World Cup over for Jacobsen
September 10, 2007
Scotland prop Allan Jacobsen has been ruled out of the World Cup with a calf injury.
Jacobsen, 28, was carried off on a stretcher during Scotland`s opening 56-10 win over Portugal in St Etienne.
The Scotland camp confirmed this afternoon that the Edinburgh forward would miss the rest of the tournament.
Jacobsen will be replaced by Alasdair Dickinson, who has received an unexpected birthday present with his call-up.
The uncapped Gloucester player, who turns 24 tomorrow, will fly into Lyon tonight before meeting up with the rest of the squad.
And Scotland coach Frank Hadden feels Dickinson can soften the blow of Jacobsen`s loss.
Hadden said: ``It`s clearly a disappointment to lose `Chunk`.
``He worked incredibly hard over the summer and was in great shape.
``However, Ally was also part of our preparation squad so he is very much up to speed with what we do and he has worked assiduously on his development as a player.''
Dickinson, who has been involved in one of Gloucester's pre-season games, said: ``I'm delighted to be called up, but obviously I feel a bit for `Chunk` because he's a good mate from my days with Edinburgh.''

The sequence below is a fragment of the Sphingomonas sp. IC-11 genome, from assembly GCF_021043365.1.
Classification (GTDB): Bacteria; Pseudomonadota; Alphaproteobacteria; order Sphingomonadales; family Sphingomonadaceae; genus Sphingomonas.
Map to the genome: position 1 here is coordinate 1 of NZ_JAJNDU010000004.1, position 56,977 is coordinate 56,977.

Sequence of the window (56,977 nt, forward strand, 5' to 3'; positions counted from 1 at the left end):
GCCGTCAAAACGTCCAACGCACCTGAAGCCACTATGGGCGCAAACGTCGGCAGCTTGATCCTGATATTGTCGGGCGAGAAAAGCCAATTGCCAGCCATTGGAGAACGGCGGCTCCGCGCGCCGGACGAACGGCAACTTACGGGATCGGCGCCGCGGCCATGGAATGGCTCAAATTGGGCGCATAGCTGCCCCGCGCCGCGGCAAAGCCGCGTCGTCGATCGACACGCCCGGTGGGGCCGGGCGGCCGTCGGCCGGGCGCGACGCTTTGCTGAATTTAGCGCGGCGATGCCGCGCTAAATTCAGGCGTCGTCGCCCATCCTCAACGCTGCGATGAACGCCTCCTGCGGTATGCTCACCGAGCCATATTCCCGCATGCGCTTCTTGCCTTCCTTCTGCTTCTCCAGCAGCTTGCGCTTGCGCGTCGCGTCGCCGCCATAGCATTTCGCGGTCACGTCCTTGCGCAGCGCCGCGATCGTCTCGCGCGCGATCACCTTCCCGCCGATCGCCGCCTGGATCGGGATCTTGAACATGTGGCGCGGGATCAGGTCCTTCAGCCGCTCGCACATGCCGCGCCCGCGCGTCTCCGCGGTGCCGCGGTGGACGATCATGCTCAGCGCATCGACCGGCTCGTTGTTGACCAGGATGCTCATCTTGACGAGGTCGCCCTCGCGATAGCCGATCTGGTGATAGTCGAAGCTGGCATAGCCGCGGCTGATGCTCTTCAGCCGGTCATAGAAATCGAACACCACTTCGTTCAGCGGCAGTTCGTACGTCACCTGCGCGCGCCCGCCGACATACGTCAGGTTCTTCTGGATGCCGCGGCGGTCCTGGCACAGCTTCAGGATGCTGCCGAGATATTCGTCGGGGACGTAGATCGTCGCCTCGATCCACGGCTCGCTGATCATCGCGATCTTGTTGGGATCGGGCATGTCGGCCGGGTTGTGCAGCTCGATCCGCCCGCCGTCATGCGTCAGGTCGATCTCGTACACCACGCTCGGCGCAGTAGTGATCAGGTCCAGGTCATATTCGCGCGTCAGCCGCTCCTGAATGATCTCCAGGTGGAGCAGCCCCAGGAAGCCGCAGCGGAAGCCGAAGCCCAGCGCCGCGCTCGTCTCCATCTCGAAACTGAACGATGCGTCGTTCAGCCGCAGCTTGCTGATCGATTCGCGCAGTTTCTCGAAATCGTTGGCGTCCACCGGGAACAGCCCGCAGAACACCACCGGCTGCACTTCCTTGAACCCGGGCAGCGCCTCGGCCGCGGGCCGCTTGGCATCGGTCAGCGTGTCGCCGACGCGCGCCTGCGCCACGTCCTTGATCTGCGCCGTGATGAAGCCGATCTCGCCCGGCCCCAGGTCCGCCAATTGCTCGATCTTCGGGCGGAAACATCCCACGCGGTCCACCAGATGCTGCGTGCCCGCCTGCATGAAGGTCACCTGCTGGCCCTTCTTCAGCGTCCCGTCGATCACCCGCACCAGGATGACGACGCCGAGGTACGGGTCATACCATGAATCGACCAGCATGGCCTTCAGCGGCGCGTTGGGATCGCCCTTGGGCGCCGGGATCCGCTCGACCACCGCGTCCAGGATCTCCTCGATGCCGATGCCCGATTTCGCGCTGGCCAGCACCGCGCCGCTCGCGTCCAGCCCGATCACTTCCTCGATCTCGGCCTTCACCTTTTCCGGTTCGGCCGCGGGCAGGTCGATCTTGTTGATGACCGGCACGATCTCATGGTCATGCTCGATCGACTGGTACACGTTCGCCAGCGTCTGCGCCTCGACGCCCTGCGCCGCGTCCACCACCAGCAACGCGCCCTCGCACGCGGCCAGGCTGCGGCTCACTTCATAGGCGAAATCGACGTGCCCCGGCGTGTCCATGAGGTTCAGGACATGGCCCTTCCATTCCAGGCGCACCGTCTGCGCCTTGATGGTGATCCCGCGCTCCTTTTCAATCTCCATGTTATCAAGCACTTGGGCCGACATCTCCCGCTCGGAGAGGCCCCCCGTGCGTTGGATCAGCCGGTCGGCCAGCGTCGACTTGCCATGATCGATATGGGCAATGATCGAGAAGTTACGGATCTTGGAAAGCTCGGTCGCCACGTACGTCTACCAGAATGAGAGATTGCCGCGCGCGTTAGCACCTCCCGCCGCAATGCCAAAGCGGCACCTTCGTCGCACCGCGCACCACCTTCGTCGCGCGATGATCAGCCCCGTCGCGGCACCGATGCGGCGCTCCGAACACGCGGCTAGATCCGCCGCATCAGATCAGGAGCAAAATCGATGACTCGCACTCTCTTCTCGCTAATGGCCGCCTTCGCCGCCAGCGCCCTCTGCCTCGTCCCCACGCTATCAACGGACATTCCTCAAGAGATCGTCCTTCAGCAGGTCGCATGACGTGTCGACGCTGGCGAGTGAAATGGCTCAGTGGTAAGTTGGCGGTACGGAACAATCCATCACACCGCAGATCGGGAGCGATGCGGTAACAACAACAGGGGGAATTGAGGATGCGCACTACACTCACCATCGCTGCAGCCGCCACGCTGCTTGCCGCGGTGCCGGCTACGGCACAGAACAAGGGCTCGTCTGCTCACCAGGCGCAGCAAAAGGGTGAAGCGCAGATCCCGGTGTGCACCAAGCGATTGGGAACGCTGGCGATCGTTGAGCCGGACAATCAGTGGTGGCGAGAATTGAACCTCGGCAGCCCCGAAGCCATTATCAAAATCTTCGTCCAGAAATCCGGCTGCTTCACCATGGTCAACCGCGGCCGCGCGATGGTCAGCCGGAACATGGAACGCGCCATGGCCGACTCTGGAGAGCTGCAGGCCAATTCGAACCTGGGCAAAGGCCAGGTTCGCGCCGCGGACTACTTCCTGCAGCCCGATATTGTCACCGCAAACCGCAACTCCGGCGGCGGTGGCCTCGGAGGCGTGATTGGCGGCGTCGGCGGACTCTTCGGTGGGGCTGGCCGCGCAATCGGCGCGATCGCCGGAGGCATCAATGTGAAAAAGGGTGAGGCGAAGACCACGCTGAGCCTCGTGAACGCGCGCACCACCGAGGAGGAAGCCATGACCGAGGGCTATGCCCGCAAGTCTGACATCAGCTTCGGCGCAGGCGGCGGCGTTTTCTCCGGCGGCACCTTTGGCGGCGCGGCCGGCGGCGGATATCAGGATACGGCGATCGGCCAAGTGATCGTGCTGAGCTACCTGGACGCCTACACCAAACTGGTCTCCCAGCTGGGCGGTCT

Scotland team doctor James Robson explained Jacobsen had suffered a tear to his left calf muscle which will keep him sidelined for six to eight weeks.
He also reported that a number of players would miss training for part of this week as a result of injuries sustained during the eight-try win over Portugal.
Lock Nathan Hines (ankle and knee bruising), wing Sean Lamont (ankle), flanker Allister Hogg (dead leg) and full-back Rory Lamont (shoulder) will all receive treatment from the Scotland medical team.
Centre Andy Henderson continues to make ``slow progress'' following the dead leg he suffered in last month's warm-up against South Africa.
Tom Hamilton pays a visit to Oxford University Women's Rugby Football Club who have recently made headlines across the world, from Tokyo to New York
"Gentlemen, if you want to see the World Cup going south yet again, you are going the right way about it," John Taylor looks at the state of European rugby
The Heineken Cup proved once again just why it is the best domestic rugby competition in the world at the weekend and Monday Maul picks out some of the key talking points